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Development of an automated amplicon-based next-generation sequencing pipeline for rapid detection of bacteria and fungi directly from clinical specimens.

UNLABELLED: The timely identification of microbial pathogens is essential to guide targeted antimicrobial therapy and ultimately, successful treatment of an infection. However, the yield of standard microbiology testing (SMT) is directly related to the duration of antecedent antimicrobial therapy as SMT culture methods are dependent on the recovery of viable organisms, the fastidious nature of certain pathogens, and other pre-analytic factors. In the last decade, metagenomic next-generation sequencing (mNGS) has been successfully utilized as a diagnostic tool for various applications within the clinical laboratory. However, mNGS is resource, time, and labor-intensive-requiring extensive laborious preliminary benchwork, followed by complex bioinformatic analysis. We aimed to address these shortcomings by developing a largely Automated targeted Metagenomic next-generation sequencing (tmNGS) PipeLine for rapId inFectIous disEase Diagnosis (AMPLIFIED) to detect bacteria and fungi directly from clinical specimens. Therefore, AMPLIFIED may serve as an adjunctive approach to complement SMT. This tmNGS pipeline requires less than 1 hour of hands-on time before sequencing and less than 2 hours of total processing time, including bioinformatic analysis. We performed tmNGS on 50 clinical specimens with concomitant cultures to assess feasibility and performance in the hospital laboratory. Of the 50 specimens, 34 (68%) were from true clinical infections. Specimens from cases of true infection were more often tmNGS positive compared to those from the non-infected group (82.4% vs 43.8%, respectively, P = 0.0087). Overall, the clinical sensitivity of AMPLIFIED was 54.6% with 85.7% specificity, equating to 70.6% and 75% negative and positive predictive values, respectively. AMPLIFIED represents a rapid supplementary approach to SMT; the typical time from specimen receipt to identification of potential pathogens by AMPLIFIED is roughly 24 hours which is markedly faster than the days, weeks, and months required to recover bacterial, fungal, and mycobacterial pathogens by culture, respectively.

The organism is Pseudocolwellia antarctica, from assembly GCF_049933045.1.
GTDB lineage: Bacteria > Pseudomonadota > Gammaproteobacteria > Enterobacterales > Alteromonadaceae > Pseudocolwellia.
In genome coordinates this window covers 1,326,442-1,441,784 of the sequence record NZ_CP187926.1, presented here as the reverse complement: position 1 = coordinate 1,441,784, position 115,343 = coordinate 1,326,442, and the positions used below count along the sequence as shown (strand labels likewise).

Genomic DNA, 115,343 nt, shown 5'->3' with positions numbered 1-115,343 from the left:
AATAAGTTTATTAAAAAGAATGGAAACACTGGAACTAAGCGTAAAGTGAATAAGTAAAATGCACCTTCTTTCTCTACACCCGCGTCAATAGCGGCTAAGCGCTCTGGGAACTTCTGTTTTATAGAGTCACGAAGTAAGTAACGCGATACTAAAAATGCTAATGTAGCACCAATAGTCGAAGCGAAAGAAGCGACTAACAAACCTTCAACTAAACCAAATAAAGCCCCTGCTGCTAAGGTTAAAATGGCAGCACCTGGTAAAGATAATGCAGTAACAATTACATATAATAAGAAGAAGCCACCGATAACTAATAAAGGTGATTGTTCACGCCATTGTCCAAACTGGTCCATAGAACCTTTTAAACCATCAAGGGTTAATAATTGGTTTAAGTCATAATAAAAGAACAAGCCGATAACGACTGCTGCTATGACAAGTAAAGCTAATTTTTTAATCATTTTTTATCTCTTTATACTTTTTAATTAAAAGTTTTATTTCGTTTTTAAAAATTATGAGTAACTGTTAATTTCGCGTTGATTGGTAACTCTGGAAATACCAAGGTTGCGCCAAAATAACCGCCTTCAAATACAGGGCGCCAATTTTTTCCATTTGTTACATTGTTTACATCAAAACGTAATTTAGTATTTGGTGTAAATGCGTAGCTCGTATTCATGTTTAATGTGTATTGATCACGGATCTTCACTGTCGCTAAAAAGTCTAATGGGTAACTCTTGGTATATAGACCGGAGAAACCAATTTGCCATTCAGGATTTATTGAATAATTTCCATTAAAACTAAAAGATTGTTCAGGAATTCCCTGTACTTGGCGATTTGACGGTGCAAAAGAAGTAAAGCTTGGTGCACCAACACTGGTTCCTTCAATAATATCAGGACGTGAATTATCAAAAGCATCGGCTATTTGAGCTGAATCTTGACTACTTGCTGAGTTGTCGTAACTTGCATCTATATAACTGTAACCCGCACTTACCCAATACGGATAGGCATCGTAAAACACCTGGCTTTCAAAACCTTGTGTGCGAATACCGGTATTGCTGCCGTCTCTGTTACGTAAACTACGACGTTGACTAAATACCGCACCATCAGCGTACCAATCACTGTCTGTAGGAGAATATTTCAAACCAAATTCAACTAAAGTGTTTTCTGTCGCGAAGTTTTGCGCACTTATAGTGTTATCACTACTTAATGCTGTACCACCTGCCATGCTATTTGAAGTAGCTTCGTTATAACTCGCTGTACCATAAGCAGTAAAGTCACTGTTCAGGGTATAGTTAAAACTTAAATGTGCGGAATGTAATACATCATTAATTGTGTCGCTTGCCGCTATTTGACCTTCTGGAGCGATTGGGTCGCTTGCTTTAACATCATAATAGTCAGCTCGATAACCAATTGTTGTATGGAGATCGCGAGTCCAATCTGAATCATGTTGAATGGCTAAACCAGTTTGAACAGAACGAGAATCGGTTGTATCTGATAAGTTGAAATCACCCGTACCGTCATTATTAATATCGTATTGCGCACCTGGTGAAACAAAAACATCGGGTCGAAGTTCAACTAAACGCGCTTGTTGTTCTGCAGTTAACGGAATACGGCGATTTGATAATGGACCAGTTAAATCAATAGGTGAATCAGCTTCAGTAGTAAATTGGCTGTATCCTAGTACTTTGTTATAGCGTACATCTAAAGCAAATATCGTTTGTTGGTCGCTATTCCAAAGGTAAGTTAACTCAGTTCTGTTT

IMPORTANCE: To our knowledge, this represents the first application of an automated sequencing and bioinformatics pipeline in an exclusively pediatric population. Next-generation sequencing is time-consuming, labor-intensive, and requires experienced personnel; perhaps contributing to hesitancy among clinical laboratories to adopt such a test. Here, we report a strong case for use by removing these barriers through near-total automation of our sequencing pipeline.

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